Key features and details
- HRP Goat polyclonal to Carbamyl-lysine
- Suitable for: ELISA, WB
- Reacts with: Species independent
- Conjugation: HRP
- Isotype: IgG
Product nameHRP Anti-Carbamyl-lysine antibody
See all Carbamyl-lysine primary antibodies
DescriptionHRP Goat polyclonal to Carbamyl-lysine
Tested applicationsSuitable for: ELISA, WBmore details
Species reactivityReacts with: Species independent
Chemical/ Small Molecule corresponding to Carbamyl-lysine.
Storage instructionsShipped at 4°C. Store at +4°C.
Storage bufferpH: 7.2
Preservative: 0.01% Thimerosal (merthiolate)
Constituents: 0.58% Sodium chloride, 99% PBS
Concentration information loading...
PurityImmunogen affinity purified
- TMB ELISA Substrate (Highest Sensitivity) (ab171522)
- TMB ELISA Substrate (High Sensitivity) (ab171523)
- TMB ELISA Substrate (Fast Kinetic Rate) (ab171524)
- TMB ELISA Substrate (Slow Kinetic Rate) (ab171525)
- TMB ELISA Substrate (Slower Kinetic Rate) (ab171526)
- TMB ELISA Substrate (Slowest Kinetic Rate) (ab171527)
- 450 nm Stop Solution for TMB Substrate (ab171529)
- 650 nm Stop Solution for TMB Substrate (ab171531)
- Immunoassay Blocking Buffer (ab171534)
- Immunoassay Blocking (BSA Free) (ab171535)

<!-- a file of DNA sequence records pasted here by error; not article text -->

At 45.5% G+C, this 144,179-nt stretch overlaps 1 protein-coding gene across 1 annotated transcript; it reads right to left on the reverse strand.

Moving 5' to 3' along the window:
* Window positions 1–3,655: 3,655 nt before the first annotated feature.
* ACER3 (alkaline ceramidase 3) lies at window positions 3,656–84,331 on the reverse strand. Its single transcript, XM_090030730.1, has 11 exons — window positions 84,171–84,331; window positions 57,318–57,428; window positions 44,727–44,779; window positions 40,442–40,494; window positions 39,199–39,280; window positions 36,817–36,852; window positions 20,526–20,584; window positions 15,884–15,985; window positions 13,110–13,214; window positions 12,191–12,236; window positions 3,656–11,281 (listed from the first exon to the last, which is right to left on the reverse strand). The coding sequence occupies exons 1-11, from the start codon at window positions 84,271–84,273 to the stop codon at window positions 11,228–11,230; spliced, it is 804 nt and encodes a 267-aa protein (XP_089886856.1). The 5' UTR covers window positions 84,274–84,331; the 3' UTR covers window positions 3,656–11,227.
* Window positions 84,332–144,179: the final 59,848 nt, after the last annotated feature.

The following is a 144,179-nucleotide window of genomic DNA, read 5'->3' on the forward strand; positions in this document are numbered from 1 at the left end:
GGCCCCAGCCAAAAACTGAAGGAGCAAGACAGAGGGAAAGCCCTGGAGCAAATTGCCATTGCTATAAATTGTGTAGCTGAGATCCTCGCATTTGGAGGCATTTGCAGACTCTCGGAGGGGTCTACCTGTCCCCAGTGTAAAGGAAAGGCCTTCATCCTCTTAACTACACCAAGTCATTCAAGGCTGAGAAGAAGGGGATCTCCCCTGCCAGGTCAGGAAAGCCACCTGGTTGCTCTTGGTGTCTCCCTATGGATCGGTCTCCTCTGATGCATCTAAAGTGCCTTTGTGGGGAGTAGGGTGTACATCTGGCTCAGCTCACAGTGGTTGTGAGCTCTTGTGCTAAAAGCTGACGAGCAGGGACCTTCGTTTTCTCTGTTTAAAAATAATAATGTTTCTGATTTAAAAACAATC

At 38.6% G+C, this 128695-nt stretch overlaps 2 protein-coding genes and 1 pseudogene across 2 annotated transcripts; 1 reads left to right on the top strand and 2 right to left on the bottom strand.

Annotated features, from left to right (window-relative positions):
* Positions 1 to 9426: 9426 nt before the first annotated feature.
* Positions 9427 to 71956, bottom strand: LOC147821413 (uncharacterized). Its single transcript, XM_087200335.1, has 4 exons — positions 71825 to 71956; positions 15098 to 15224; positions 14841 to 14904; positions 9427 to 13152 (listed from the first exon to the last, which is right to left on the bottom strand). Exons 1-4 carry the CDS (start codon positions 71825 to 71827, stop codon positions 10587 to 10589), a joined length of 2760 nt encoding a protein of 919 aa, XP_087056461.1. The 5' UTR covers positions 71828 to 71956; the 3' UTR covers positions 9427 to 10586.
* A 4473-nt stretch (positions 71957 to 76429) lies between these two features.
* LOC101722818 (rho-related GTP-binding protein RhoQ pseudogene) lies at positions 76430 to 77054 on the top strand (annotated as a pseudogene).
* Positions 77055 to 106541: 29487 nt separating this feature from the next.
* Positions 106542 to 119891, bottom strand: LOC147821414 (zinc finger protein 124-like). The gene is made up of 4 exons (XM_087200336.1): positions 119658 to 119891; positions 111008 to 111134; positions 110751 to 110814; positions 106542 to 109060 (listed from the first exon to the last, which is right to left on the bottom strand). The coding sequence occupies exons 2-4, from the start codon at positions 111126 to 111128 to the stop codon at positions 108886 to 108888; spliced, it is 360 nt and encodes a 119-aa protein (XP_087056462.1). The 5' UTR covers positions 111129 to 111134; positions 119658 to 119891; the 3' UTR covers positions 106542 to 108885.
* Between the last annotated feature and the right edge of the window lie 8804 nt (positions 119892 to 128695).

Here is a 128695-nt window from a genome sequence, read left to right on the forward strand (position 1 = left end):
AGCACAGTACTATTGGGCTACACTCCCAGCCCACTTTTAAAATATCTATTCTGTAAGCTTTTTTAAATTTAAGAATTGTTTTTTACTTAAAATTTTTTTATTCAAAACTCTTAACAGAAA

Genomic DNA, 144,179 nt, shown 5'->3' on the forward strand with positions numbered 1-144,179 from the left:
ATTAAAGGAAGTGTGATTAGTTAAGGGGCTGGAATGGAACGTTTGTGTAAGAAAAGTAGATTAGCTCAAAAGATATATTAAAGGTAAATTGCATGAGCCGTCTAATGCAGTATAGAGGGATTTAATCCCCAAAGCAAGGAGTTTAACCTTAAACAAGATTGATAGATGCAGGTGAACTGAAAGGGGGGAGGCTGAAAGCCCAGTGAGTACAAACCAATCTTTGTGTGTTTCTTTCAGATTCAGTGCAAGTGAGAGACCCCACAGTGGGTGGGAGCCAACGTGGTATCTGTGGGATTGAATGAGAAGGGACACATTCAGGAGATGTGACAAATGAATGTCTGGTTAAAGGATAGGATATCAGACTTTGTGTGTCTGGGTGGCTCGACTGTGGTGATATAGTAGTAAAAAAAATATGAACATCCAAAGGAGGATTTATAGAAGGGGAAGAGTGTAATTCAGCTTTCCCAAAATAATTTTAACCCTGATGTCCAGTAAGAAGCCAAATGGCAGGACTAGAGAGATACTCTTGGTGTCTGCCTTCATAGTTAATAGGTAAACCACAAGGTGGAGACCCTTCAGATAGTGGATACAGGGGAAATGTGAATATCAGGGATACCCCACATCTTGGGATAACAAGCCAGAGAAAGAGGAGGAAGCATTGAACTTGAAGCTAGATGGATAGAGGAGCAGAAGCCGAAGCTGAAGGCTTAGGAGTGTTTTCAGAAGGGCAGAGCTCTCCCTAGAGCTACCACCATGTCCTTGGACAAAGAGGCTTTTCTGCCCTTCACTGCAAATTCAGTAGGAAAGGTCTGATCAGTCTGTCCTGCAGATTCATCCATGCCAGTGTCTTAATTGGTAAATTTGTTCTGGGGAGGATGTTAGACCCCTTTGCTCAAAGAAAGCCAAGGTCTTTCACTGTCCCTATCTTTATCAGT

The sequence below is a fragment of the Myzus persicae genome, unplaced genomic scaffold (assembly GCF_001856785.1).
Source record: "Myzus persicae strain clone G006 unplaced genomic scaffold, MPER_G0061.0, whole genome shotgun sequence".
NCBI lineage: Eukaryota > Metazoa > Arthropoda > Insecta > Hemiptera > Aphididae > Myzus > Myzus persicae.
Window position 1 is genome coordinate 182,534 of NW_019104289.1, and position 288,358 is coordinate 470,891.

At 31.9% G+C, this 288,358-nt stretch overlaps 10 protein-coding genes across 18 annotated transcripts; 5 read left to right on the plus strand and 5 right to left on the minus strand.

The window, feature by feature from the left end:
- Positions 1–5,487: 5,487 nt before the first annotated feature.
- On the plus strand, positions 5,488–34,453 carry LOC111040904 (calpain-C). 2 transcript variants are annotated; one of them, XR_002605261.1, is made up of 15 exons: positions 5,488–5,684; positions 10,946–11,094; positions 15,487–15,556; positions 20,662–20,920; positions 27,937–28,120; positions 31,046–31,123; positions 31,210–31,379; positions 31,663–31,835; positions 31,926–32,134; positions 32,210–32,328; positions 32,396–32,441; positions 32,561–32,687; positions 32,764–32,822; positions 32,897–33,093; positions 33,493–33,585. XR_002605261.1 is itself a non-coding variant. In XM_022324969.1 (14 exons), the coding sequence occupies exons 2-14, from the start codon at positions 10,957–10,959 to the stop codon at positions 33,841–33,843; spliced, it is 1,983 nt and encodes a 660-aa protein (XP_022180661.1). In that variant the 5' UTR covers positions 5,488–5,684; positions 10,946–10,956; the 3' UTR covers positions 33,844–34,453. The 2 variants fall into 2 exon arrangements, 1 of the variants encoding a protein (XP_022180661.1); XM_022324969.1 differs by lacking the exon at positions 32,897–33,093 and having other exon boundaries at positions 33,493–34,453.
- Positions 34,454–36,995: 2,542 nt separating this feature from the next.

Our Abpromise guarantee covers the use of ab175576 in the following tested applications.
|ELISA||1/200 - 1/4000.|
|WB||1/200 - 1/4000.|
RelevanceCarbamylation is a post-translational modification which occurs throughout the lifespan of proteins in vivo. Carbamylation results from the binding of isocyanic acid, spontaneously derived from high concentrations of urea and leading to the formation of carbamyl-lysine (CBL). The carbamylation of proteins is usually associated with a partial or complete loss of protein function. It is known that elevated urea directly induces the formation of potentially atherogenic carbamylated LDL (cLDL). High blood concentrations of urea leading to the carbamylation process were detected in uremic patients and patients with end-stage renal disease.
- Carbamylation antibody
ab175576 has been referenced in 1 publication.
- Verheul MK et al. Pitfalls in the detection of citrullination and carbamylation. Autoimmun Rev 17:136-141 (2018). PubMed: 29203292